Produced by Amicus Productions and directed by the ever reliable Roy Ward Baker (A Night to Remember (1958), The Vampire Lovers (1970), Scars of Dracula (1970) and Dr. Jekyll and Sister Hyde (1971)), this is a complex but effective horror film with a good cast, but it does get a bit complex for it's own good, which tends to work against it. Set in rural England in 1795, it starts when young Charles Fengriffen (Ian Ogilvy) marries Catherine (Stephanie Beacham), and they settle down in the family home, but when Catherine becomes obsessed with a painting that has a mysterious, hypnotic quality about it, she starts seeing things, like a dismembered hand crawling across the floor, and on the wedding night, Catherine is sexually assaulted by some unknown entity. When the hallucinations get worse, Charles turns to Dr. Whittle (Patrick Magee), who is at a loss what to do, but he calls in psychologist Dr. Pope (Peter Cushing), who learns the horrible truth about Charles' grandfather Henry (Herbert Lom), and the curse a woodsman called Silas (Geoffrey Whitehead) put upon the name of Fengriffen. It's got it's good moments of bloody scares and what you'd expect from a 70's horror film, it's got good costumes and sets too, and it manages to do a lot with not a lot of money. A bit of work could have gone into the script mind, as it does seem a bit confused and muddled at the end, which feels a bit silly.

    Produced by Amicus Productions and directed by the ever reliable Roy Ward Baker (A Night to Remember (1958), The Vampire Lovers (1970), Scars of Dracula (1970) and Dr. Jekyll and Sister Hyde (1971)), this is a complex but effective horror film with a good cast, but it does get a bit complex for it's own good, which tends to work against it. Set in rural England in 1795, it starts when young Charles Fengriffen (Ian Ogilvy) marries Catherine (Stephanie Beacham), and they settle down in the family home, but when Catherine becomes obsessed with a painting that has a mysterious, hypnotic quality about it, she starts seeing things, like a dismembered hand crawling across the floor, and on the wedding night, Catherine is sexually assaulted by some unknown entity. When the hallucinations get worse, Charles turns to Dr. Whittle (Patrick Magee), who is at a loss what to do, but he calls in psychologist Dr. Pope (Peter Cushing), who learns the horrible truth about Charles' grandfather Henry (Herbert Lom), and the curse a woodsman called Silas (Geoffrey Whitehead) put upon the name of Fengriffen. It's got it's good moments of bloody scares and what you'd expect from a 70's horror film, it's got good costumes and sets too, and it manages to do a lot with not a lot of money. A bit of work could have gone into the script mind, as it does seem a bit confused and muddled at the end, which feels a bit silly.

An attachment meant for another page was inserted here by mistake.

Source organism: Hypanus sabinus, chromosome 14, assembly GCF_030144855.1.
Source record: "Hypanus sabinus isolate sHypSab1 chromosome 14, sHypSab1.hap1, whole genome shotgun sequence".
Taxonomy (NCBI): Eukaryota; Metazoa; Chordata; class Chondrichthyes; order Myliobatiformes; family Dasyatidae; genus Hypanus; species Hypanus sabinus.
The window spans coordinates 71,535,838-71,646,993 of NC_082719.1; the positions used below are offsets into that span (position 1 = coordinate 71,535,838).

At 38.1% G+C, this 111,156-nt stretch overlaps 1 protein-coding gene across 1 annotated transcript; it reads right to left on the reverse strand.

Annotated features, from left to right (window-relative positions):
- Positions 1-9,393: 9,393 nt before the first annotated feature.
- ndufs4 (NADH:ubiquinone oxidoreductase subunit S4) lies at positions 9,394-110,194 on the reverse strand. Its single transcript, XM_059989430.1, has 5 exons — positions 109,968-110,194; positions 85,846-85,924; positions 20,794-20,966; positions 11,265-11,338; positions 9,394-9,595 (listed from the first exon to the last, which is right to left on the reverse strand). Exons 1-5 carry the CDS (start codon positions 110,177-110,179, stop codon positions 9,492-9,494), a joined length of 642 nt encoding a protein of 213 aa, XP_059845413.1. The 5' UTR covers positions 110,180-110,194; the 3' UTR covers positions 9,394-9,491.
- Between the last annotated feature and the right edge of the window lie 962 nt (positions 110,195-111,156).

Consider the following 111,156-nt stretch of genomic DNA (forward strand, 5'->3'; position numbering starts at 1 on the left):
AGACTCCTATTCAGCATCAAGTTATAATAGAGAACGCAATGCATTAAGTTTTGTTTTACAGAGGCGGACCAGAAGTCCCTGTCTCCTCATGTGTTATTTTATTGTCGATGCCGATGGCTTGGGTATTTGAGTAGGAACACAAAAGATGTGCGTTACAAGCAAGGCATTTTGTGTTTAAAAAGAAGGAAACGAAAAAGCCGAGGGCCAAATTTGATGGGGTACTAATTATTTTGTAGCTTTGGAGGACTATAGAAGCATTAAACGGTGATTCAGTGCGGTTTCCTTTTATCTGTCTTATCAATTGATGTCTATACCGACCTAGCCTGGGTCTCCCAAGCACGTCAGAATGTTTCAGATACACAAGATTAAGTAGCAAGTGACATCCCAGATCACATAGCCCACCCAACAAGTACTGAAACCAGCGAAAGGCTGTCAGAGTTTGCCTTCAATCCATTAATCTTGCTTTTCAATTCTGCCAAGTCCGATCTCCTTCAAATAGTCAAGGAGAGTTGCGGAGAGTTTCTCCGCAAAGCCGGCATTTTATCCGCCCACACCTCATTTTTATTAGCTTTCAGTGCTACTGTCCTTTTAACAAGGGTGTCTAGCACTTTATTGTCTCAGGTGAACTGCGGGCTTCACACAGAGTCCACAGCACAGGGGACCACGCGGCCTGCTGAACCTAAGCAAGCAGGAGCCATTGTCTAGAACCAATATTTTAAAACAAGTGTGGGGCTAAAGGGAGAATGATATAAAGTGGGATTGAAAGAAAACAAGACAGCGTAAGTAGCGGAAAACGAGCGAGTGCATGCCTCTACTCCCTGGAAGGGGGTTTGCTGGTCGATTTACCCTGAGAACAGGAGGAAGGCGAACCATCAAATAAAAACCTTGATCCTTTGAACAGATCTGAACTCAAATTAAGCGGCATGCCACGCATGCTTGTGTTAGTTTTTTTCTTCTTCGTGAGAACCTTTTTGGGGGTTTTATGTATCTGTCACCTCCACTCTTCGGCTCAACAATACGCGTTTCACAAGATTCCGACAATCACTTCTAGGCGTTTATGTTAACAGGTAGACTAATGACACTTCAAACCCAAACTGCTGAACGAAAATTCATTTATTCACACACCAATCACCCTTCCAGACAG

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    David S Super Reviewer
    Apr 23, 2012

    Rather than the portmanteau films that Amicus were known for in the early 70's here they try to ape Hammer and create their own gothic horror. Unfortunately there is little that is actually horrific here aside from a few shock moments and the whole thing feels a bit laboured. The cast are pretty strong and do their best with the material but you kind of wish the whole thing had been compresses into a short story and thrown into another portmanteau film. I think I'll stick with 'Asylum' and 'Vault of Horror' in the future.

    Rather than the portmanteau films that Amicus were known for in the early 70's here they try to ape Hammer and create their own gothic horror. Unfortunately there is little that is actually horrific here aside from a few shock moments and the whole thing feels a bit laboured. The cast are pretty strong and do their best with the material but you kind of wish the whole thing had been compresses into a short story and thrown into another portmanteau film. I think I'll stick with 'Asylum' and 'Vault of Horror' in the future.

  • Apr 16, 2012

    Stephanie Beecham, can't look at her without thinking of bad girls now haha. This was utter crap, it got a star for Stephanie and a half star for the funny severed hand!

    Stephanie Beecham, can't look at her without thinking of bad girls now haha. This was utter crap, it got a star for Stephanie and a half star for the funny severed hand!

  • Apr 15, 2012

    Whilst this Amicus horror is slightly rough around the edges, the plot is quite good and some scenes are actually quite scary.

    Whilst this Amicus horror is slightly rough around the edges, the plot is quite good and some scenes are actually quite scary.

  • Apr 08, 2012

    It was decent but i prefer the Amicus anthology flicks. This could have easily been shortened down and inserted into one of those films.

    It was decent but i prefer the Amicus anthology flicks. This could have easily been shortened down and inserted into one of those films.